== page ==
Freedom House: Government dysfunction among Balkan countries, migrant crisis pressure on EU principles
The world was battered in 2015 by overlapping crises that fueled xenophobic sentiment in democratic countries, undermined the economies of states dependent on the sale of natural resources, and led authoritarian regimes to crack down harder on dissent. These unsettling developments contributed to the 10th consecutive year of decline in global freedom, Freedom House says in its “Freedom in the World 2016” report.
In its notes on the Balkans, Freedom House says that Macedonia, Bosnia and Herzegovina, and Kosovo all suffered from crippling government dysfunction in 2015.
Macedonia’s ruling party was implicated in electoral fraud and an expansive wiretapping scandal, exacerbating a bitter political standoff with the opposition that ultimately required the EU to step in and broker snap elections for 2016, the report says.
In Kosovo, lawmakers opposed to a deal on normalizing relations with Serbia repeatedly halted parliamentary debate by releasing tear gas within the chamber and pelting ruling party members with eggs.
Bosnia and Herzegovina’s government, hampered by a complex, ineffective framework established under the 1995 peace accords, remained incapable of addressing the relentless obstructionism and endemic corruption that have plagued it ever since.
Tensions were further aggravated when officials in the Republika Srpska, one of the country’s two constituent entities, rejected the authority of the national police, courts, and prosecutors, and began planning a referendum on the legitimacy of the national judiciary. Such disputes precluded democratic gains in all three countries, and ensured that EU accession remained a distant prospect, Freedom House says.
Conversely, Montenegro’s progress toward EU membership, even as the entrenched government of Prime Minister Milo Đukanović sanctioned the harassment of independent media, tarnished the bloc’s image as a purveyor of good governance and democratic norms.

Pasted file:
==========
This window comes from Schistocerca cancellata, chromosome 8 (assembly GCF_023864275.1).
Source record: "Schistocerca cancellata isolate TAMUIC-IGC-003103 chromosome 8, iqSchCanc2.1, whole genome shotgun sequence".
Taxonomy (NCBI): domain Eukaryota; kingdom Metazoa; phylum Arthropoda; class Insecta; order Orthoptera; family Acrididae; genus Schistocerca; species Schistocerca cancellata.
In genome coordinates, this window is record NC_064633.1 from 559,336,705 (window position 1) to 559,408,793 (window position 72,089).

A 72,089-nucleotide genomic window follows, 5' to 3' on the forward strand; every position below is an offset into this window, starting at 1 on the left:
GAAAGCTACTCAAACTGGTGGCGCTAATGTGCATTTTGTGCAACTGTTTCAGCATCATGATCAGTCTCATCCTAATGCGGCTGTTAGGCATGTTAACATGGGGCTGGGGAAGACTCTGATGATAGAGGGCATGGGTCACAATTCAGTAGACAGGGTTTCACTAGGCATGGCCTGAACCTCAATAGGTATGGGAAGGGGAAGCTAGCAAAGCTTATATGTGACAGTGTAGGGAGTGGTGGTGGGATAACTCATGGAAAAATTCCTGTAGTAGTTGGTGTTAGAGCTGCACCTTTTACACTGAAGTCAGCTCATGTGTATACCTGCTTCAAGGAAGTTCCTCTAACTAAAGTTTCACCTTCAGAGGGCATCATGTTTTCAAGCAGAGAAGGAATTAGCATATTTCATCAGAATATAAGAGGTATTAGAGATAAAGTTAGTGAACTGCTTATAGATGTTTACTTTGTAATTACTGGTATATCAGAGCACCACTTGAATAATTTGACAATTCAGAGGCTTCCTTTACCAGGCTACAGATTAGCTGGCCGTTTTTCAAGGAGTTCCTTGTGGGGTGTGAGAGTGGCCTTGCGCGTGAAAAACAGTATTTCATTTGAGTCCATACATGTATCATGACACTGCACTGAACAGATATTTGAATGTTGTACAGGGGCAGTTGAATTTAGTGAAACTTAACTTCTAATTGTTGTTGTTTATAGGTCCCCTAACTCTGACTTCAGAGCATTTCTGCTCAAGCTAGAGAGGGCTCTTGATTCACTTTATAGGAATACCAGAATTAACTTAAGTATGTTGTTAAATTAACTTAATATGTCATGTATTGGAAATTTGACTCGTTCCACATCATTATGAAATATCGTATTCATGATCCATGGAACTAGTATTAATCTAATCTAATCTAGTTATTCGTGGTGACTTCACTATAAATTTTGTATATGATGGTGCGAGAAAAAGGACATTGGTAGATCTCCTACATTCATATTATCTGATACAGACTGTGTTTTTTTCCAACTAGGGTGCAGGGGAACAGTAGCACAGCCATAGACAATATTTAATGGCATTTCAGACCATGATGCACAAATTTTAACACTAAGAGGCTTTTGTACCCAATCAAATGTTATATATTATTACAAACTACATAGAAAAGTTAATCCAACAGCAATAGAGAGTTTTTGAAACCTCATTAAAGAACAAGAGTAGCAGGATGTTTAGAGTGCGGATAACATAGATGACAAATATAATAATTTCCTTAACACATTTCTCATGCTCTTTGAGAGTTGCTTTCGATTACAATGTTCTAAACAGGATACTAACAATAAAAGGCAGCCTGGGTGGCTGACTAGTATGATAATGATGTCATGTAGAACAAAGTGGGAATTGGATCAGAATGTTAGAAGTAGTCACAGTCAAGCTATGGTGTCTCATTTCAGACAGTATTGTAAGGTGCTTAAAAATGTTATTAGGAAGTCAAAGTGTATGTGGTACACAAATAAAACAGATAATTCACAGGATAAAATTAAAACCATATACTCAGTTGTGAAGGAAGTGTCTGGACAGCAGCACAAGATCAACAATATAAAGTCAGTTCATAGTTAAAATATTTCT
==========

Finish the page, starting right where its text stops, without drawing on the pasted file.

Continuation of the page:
In its commentary on Europe, Freedom House says that the migration crisis in Europe put unprecedented pressure on the EU’s fundamental principles of liberty, solidarity, and respect for human rights.
The massive influx of people not only exposed areas of weak institutional capacity across the region, but also cast doubt on the EU’s ability to maintain high democratic standards among current and aspiring member states in a time of rising populism.
The year 2015 began with the January election victory of the left-populist Syriza party in Greece, whose anti-EU rhetoric struck a chord with voters after years of externally imposed austerity.
Although the new government was eventually forced to comply with its creditors’ demands, important underlying problems—including governance deficiencies and a debt load that many view as unsustainable—have yet to be addressed. Nevertheless, the attention of Brussels had shifted to the migrants by the second half of 2015.
The EU’s attempts to distribute responsibility for the settlement of refugees across the union met with resistance throughout the bloc, particularly from Central and Eastern Europe.
These countries’ blatant rejection of solidarity with asylum seekers and fellow member states, despite their own 20th-century histories of repression, foreign domination, and mass dislocation on the one hand, and the benefits they received from the EU on the other, represented a stinging blow to the European project, Freedom House says.
The bloc’s broader retreat from the goal of bolstering democratic values was underscored by its renewed interest in Turkey’s membership bid, which had stalled for years as Turkish leader Recep Tayyip Erdoğan exhibited increasingly authoritarian behavior.
EU negotiators, seeking Turkey’s assistance in stemming the migrant flow to Europe, apparently turned a blind eye to Erdoğan’s repressive actions during 2015, including assaults on critical media and indiscriminate military operations in urban areas in the southeast in advance of the November elections, the report says.